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Old 07-31-2014, 03:27 AM   #1
mboehm
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Default notorious PID fermentation temperature control

Hey guys! A while back I was inspired by some of the DIY write-ups on here and built my self a little fermentation chamber constructed of solid foam insulation and a diminutive 1.7 cu.ft dorm fridge I wrangled for free. Probably not something I could ever lager in during the summer, but good enough for my needs. That was about a year ago now, and I have done numerous successful batches in it. Previously I had been getting by on simple differential control with the love unit I had wired up with a probe stuck on the carboy side and insulated some. This had been working fine but I wanted a little finer control and was also looking for a little bit of a challenge.

Over the last couple months I have been coding my own open source temperature control program for the Arduino MEGA 2560. I call it notorious PID. It incorporates a 20x4 character LCD for display, a rotary encoder with pushbutton for user input, Dallas OneWire DS18B20 temperature sensors, and a unique control algorithm inspired largely by the work of Elco Jacobs on UberFridge and brewPI. It also has data logging capabilities and supports end-user made CSV temperature programs (lists of steps: run at X temp for Y duration) via an SD card slot. This makes it possible to create custom temperature profiles for different fermentations that include things like temperature ramping, diacetyl rests and cold crashing. For a more complete description, check the README at my GitHub repository.

Most of my work the last couple weeks has been focused on tweaking the control algorithms and determining various tuning parameters (unique to each chamber/fridge/freezer). This is not a simple case of wiring my fridge to alarm outputs on a commercial PID. This is legitimate control that can efficiently maintain a desired setpoint within ~+/- 0.1 deg C. I'm pretty happy with this little project so far. There are a few small bugs that do not affect overall performance that I have to clear up. Until I do so, I've currently released it as prerelease v0.9.0 on GitHub. Pics of my setup to come.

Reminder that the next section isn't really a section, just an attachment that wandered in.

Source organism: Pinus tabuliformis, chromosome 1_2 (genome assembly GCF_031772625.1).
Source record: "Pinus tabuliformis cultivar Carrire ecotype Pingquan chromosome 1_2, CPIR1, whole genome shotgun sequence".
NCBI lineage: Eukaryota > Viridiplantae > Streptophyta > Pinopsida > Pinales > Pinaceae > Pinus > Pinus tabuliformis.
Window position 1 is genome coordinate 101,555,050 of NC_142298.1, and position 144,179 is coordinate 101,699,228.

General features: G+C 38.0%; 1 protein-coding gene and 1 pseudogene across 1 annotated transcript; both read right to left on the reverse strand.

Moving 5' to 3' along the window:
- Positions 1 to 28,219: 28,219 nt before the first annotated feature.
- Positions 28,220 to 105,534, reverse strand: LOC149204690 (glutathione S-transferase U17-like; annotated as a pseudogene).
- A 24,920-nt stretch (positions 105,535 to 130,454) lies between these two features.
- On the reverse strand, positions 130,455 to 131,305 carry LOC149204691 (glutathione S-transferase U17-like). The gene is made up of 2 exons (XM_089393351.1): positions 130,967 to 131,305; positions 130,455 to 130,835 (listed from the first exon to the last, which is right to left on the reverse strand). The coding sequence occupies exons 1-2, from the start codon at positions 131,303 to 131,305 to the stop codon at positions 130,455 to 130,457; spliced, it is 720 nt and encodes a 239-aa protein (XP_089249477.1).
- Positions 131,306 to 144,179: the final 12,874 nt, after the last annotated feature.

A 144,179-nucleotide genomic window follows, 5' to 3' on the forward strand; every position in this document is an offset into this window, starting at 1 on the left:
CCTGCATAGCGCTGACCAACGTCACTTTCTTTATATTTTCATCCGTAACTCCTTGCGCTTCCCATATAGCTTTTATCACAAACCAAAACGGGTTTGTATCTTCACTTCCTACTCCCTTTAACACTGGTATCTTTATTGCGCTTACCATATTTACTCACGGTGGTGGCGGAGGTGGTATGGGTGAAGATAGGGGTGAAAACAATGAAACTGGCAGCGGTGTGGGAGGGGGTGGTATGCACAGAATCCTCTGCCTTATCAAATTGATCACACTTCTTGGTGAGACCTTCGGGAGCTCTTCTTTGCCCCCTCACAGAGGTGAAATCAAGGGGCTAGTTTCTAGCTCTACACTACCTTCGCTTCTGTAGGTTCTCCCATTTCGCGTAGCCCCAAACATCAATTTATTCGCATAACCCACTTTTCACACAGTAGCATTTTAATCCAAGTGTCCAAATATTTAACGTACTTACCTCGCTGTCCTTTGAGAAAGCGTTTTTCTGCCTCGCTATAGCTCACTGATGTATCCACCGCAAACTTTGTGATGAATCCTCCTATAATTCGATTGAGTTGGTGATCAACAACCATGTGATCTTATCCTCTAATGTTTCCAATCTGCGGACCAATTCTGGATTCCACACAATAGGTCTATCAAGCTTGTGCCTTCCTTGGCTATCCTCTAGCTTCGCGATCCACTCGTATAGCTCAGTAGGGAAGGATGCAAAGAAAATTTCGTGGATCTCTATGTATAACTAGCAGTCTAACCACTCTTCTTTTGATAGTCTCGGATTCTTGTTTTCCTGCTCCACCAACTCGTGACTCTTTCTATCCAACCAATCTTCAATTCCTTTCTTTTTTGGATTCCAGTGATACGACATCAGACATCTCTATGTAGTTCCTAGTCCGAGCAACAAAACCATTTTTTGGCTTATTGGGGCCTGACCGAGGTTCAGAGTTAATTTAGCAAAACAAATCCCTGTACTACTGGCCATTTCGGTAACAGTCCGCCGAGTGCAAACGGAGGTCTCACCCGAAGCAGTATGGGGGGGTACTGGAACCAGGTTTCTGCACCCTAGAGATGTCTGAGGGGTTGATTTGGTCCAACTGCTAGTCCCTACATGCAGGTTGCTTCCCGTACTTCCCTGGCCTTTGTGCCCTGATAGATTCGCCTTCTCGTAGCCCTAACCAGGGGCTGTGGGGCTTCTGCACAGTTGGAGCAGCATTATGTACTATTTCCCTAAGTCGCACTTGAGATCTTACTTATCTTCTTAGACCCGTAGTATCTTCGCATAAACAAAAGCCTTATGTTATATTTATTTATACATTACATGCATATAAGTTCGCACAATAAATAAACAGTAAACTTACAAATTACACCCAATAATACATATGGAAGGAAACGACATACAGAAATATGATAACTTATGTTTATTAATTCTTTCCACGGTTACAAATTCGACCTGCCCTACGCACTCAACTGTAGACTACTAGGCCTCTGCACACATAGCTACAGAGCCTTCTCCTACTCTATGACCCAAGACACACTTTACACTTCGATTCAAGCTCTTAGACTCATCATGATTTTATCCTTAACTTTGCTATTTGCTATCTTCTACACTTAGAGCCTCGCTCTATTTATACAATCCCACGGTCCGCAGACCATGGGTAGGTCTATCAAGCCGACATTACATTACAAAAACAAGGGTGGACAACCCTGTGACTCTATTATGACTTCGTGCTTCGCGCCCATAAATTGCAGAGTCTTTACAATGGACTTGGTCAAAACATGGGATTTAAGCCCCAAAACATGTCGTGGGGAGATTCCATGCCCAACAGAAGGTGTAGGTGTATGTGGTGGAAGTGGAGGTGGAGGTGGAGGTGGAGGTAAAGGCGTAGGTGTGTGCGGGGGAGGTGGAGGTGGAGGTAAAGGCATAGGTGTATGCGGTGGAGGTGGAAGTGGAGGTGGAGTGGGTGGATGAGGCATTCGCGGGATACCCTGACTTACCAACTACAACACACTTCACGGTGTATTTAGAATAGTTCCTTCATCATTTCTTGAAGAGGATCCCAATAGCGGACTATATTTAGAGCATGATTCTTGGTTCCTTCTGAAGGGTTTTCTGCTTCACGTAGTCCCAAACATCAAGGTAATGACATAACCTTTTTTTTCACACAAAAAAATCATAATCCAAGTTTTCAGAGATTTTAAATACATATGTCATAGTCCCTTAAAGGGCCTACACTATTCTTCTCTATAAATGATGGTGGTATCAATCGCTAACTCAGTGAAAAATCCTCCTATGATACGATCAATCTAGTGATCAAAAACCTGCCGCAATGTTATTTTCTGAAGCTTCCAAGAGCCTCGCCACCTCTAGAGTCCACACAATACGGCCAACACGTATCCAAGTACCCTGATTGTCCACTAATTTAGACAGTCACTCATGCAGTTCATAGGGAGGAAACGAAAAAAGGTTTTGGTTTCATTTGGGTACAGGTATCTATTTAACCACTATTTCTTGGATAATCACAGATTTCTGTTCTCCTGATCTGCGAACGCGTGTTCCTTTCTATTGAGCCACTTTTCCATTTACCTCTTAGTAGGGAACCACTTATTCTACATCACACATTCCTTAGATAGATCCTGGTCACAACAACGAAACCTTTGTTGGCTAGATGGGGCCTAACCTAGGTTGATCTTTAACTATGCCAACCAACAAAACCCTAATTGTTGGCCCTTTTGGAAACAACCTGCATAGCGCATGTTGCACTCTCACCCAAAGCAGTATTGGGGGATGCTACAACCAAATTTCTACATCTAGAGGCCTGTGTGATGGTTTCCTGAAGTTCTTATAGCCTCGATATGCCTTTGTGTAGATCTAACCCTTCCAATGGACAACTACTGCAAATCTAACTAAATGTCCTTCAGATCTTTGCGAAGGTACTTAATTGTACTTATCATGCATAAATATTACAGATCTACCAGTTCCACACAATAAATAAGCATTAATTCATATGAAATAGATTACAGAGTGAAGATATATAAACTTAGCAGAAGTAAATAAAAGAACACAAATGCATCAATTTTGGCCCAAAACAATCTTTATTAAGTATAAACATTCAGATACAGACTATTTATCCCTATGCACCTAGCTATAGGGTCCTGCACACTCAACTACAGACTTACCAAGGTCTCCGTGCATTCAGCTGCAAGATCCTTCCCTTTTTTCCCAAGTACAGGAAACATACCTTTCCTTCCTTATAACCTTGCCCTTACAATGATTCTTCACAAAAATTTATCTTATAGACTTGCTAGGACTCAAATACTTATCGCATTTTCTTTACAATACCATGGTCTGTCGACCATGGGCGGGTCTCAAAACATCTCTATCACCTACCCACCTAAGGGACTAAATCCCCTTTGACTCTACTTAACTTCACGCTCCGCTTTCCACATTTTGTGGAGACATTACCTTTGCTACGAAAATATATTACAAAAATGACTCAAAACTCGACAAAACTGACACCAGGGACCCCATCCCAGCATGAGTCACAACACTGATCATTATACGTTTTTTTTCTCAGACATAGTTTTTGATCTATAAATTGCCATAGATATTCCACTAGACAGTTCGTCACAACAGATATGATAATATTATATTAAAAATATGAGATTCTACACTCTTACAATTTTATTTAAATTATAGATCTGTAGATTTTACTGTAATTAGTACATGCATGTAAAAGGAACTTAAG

notorious PID source via GitHub

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Old 07-31-2014, 03:48 AM   #2
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Looks interesting... you had my interest with PID, Arduino, rotary encoder with push button and LCD screen - as I am looking to do something similar for a RIMS tube build so am hoping I can repurpose some of your open source code to reduce the work required I'm looking to implement it on an Arduino Mini Pro.
Looking forward for pictures!

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Old 07-31-2014, 05:58 PM   #3
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I like this idea and I actually started to go down this road myself before the stc-1000+ project.
I second that the mega 2560 seems overkill, I'm guessing that is what you have at hand. The pro mini would be good, and maybe use an i2c lcd adapter to save some pins and complexity.
I actually wrote some code to handle profiles on the AVR side for brewpi, it also does ramping (linear, smoothstep or smootherstep, all using integer arithmetic), you should look into that (it's on my github).
I havn't really dug into your code, but I'd suggest you move your multiple .ino files into .cpp and .h files and just use one .ino. Also just looking at the bitmask of the program state variable hurts my brain, I'd suggest at least using defines for the masks so it is easier to read.
Keep it up! I think you are on to something!

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Old 08-02-2014, 03:46 PM   #4
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To be honest, I originally started with an Arduino Uno R3. Early on I had problems with limited SRAM space. My program uses a half dozen or so libraries with fairly large footprints (SD is a hog). By the time I had implemented about half of the features I was running out of ram and the SD library was returning null on file open commands as a result. Granted I don't really need all the extra I/O, but by this point, the code is too large to fit in the flash space of the Uno anyway and to be fair, I'm trying to do nearly as much as brewPI without the microcomputer.

Of course if it is possible to fit it on a smaller board, I'm totally down for any suggestions but I think I'd have to ditch the SD or something. I've probably gotten at least some performance savings in switching from the DallasTemperature library to my own code that is specific to the DS18B20. I have a decent grip on code writing, but I am admittedly merely an amateur.

Some defines for the bitflags are a good idea. I will definitely take a look at your work. Something I really want to learn some more about is the bitshift filter implementation in brewPI. I am still using the standard butterworth filter from UberFridge for which there are numerous coefficient calculators online. I know to avoid floating point math on the arduino as a general principle, but I've been getting by just fine speed-wise with it.